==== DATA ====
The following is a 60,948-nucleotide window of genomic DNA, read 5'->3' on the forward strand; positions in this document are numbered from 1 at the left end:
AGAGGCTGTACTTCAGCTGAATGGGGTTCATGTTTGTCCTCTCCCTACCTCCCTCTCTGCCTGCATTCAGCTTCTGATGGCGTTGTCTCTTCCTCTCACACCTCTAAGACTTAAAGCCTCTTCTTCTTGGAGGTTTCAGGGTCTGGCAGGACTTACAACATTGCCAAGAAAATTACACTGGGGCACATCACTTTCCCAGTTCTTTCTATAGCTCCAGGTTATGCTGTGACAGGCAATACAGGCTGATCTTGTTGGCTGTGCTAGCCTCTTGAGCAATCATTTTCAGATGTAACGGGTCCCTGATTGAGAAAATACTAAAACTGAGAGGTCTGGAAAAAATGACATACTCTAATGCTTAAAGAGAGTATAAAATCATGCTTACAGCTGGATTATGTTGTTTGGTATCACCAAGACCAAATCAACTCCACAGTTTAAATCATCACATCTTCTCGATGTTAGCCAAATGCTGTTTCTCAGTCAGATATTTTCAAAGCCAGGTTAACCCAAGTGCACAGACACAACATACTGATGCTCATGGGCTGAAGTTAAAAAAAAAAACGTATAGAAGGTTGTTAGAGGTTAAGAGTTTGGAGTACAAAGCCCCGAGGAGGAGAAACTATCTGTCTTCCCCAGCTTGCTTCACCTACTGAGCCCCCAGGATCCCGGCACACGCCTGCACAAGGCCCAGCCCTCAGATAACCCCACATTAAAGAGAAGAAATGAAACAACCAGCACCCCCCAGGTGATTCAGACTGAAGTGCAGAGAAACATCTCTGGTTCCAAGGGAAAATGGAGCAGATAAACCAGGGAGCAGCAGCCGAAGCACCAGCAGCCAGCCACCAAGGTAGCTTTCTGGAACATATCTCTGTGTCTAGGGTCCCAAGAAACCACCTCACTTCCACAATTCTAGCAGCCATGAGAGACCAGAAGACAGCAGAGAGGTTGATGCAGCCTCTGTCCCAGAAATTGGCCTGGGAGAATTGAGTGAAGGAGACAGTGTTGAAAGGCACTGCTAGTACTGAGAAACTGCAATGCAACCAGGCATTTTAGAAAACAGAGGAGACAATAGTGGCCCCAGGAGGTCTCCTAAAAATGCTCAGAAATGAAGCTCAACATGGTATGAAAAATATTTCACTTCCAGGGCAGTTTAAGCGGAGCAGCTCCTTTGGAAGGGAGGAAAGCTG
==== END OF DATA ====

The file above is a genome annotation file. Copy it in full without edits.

The following is a 60,948-nucleotide window of genomic DNA, read 5'->3' on the forward strand; positions in this document are numbered from 1 at the left end:
AGAGGCTGTACTTCAGCTGAATGGGGTTCATGTTTGTCCTCTCCCTACCTCCCTCTCTGCCTGCATTCAGCTTCTGATGGCGTTGTCTCTTCCTCTCACACCTCTAAGACTTAAAGCCTCTTCTTCTTGGAGGTTTCAGGGTCTGGCAGGACTTACAACATTGCCAAGAAAATTACACTGGGGCACATCACTTTCCCAGTTCTTTCTATAGCTCCAGGTTATGCTGTGACAGGCAATACAGGCTGATCTTGTTGGCTGTGCTAGCCTCTTGAGCAATCATTTTCAGATGTAACGGGTCCCTGATTGAGAAAATACTAAAACTGAGAGGTCTGGAAAAAATGACATACTCTAATGCTTAAAGAGAGTATAAAATCATGCTTACAGCTGGATTATGTTGTTTGGTATCACCAAGACCAAATCAACTCCACAGTTTAAATCATCACATCTTCTCGATGTTAGCCAAATGCTGTTTCTCAGTCAGATATTTTCAAAGCCAGGTTAACCCAAGTGCACAGACACAACATACTGATGCTCATGGGCTGAAGTTAAAAAAAAAAACGTATAGAAGGTTGTTAGAGGTTAAGAGTTTGGAGTACAAAGCCCCGAGGAGGAGAAACTATCTGTCTTCCCCAGCTTGCTTCACCTACTGAGCCCCCAGGATCCCGGCACACGCCTGCACAAGGCCCAGCCCTCAGATAACCCCACATTAAAGAGAAGAAATGAAACAACCAGCACCCCCCAGGTGATTCAGACTGAAGTGCAGAGAAACATCTCTGGTTCCAAGGGAAAATGGAGCAGATAAACCAGGGAGCAGCAGCCGAAGCACCAGCAGCCAGCCACCAAGGTAGCTTTCTGGAACATATCTCTGTGTCTAGGGTCCCAAGAAACCACCTCACTTCCACAATTCTAGCAGCCATGAGAGACCAGAAGACAGCAGAGAGGTTGATGCAGCCTCTGTCCCAGAAATTGGCCTGGGAGAATTGAGTGAAGGAGACAGTGTTGAAAGGCACTGCTAGTACTGAGAAACTGCAATGCAACCAGGCATTTTAGAAAACAGAGGAGACAATAGTGGCCCCAGGAGGTCTCCTAAAAATGCTCAGAAATGAAGCTCAACATGGTATGAAAAATATTTCACTTCCAGGGCAGTTTAAGCGGAGCAGCTCCTTTGGAAGGGAGGAAAGCTG